That’s probably what was on the minds of the Republican Party presidential candidates as they took the stage for their second debate last night on CNN. Last month’s lackluster showing on Fox News formally introduced the crop of candidates who think they have a fighting chance against the Obama machine in 2012 and that was about it. This time we hoped to get a better sense of who was for real and who just wanted to see themselves on TV. Not sure this was accomplished.
Let’s be honest, While Mitt Romney has become the frontrunner by default. A mere two weeks ago GOP leadership was looking to recruit a balding Midwestern governor who had been cuckolded by his wife. Before that, the talk of the GOP was reality-tv star turn “birther” Donald Trump. Perhaps his current lead was the reason why none of the candidates dared to challenge Romney on anything last night. Not his flip-flopping, his healthcare plan or the fact that he made his money from cutting jobs. This obviously means the other candidates don’t see his lead as being insurmountable, or even stable. For example, when the Democrats were debating in 2007 and 2008 they ganged up on Hillary Clinton because they knew what a frontrunner looked like. Mitt Romney? Not so much.
The candidate who really gained ground was Michele Bachmann who managed to sound like a real candidate and not a Tea Party pin-up girl for the first time in her life. Yes, it was annoying (and awkward) to see her answer her first question with an announcement saying that she was running for president (duh?). But other than that, she answered questions well and gave the right wingers some raw meat without sounding insane. She consistently pointed to legislation that she was actually pushing for instead of pointing out stuff she ‘used’ to do (*cough* Romney and Pawlenty). The fact that she was one of only two people on stage (Ron Paul being the other) who is actually an elected official still serving in office helped too. Last night’s losers were much easier to spot and we shouldn’t be surprised if these guys drop out of the race by the end of the year, if not the summer. The biggest loser, former Minnesota governor Tim Pawlenty, who was in the perfect position to step his game up, but he disappeared like LeBron James in the fourth quarter. In case you missed it, Pawlenty had been talking so much -ish about Mitt Romney and his health care reforms, calling it “Obamney care” just 24 hours before. When CNN debate host John King gave him the floor to explain his statements, Pawlenty punked out.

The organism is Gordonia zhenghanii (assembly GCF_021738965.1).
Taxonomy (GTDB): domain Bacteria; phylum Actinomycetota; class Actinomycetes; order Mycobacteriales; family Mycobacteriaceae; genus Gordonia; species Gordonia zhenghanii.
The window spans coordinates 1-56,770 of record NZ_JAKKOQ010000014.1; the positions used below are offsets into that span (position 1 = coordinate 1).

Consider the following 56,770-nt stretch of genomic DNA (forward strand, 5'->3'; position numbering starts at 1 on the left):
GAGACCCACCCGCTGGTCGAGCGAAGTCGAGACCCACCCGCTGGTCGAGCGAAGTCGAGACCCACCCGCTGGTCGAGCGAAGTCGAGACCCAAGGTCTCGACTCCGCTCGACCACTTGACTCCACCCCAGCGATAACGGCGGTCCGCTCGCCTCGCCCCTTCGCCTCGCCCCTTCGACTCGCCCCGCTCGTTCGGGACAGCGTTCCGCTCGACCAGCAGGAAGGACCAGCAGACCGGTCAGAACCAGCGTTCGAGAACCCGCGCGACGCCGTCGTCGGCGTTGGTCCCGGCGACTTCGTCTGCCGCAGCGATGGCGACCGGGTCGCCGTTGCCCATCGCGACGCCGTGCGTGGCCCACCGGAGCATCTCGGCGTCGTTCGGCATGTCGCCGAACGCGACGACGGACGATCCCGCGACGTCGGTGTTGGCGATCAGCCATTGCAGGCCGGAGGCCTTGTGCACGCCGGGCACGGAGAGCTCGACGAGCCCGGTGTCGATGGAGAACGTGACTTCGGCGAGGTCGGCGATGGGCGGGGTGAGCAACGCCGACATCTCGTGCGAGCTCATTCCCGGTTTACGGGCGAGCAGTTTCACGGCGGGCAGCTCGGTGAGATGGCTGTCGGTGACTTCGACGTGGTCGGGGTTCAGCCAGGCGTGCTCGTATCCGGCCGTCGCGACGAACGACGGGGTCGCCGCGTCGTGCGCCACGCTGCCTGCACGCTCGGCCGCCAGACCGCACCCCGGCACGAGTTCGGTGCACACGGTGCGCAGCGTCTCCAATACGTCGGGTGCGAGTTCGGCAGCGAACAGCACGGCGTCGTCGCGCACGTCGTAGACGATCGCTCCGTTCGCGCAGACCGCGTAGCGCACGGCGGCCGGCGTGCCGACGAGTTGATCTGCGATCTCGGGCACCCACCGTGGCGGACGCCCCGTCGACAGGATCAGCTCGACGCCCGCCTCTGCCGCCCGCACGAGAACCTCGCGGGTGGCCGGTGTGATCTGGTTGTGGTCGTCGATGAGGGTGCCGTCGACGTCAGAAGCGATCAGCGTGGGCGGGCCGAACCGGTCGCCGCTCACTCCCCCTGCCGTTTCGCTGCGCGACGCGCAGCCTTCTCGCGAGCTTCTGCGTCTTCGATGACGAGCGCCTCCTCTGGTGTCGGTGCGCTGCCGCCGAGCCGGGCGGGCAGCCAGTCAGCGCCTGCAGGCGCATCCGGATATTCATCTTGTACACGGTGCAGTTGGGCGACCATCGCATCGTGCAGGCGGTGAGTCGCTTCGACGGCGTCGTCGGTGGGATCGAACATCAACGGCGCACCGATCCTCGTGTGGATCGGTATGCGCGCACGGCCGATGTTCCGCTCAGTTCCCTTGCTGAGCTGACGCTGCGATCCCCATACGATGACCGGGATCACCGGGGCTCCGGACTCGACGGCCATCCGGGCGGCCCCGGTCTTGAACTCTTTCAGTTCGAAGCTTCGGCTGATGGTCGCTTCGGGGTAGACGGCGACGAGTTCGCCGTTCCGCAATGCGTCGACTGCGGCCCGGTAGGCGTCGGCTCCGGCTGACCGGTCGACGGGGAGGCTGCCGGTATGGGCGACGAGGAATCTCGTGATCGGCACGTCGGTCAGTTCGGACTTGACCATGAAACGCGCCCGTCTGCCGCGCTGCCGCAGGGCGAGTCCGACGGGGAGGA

Big time. In the words of Ed Lover, “C’mon son.” If you’re afraid to call out another candidate this early in the campaign you’re basically auditioning for Vice President.
Speaking of auditioning for other jobs, it’s hard to tell if Herman Cain is running for president or for the starring role in an Alan Keyes biopic. Didn’t he see in the 1990’s that being the extra conservative black guy may get you air time, but won’t work on the campaign trail? Cain’s rejection of gays in the military, open admission that he would be “uncomfortable” with appointing Muslims to his administration and attacks on government make him indistinguishable from Michele Bachmann, except he’s black and less electable in the minds of Republicans. If you’re the former CEO of Godfather’s Pizza you of all people should be talking about jobs and the economy, not who marries who. By the way, does anyone actually know where a Godfather’s Pizza is?
The rest of the cast, former Pennsylvania Senator Rick Santorum, Newt Gingrich and perpetual candidate Ron Paul player hated from the sidelines with their best Waldorf and Statler impressions but they didn’t move the needle.
So in the end, did the Republicans re-introduce themselves last night? Not by a long shot. There was no stand out star of the bunch. No one who’s name you wanted to make a bumper stick of.
This article originally appeared in TheLoop21.com under the headline “Republicans Fall Flat with Second Debate on CNN.”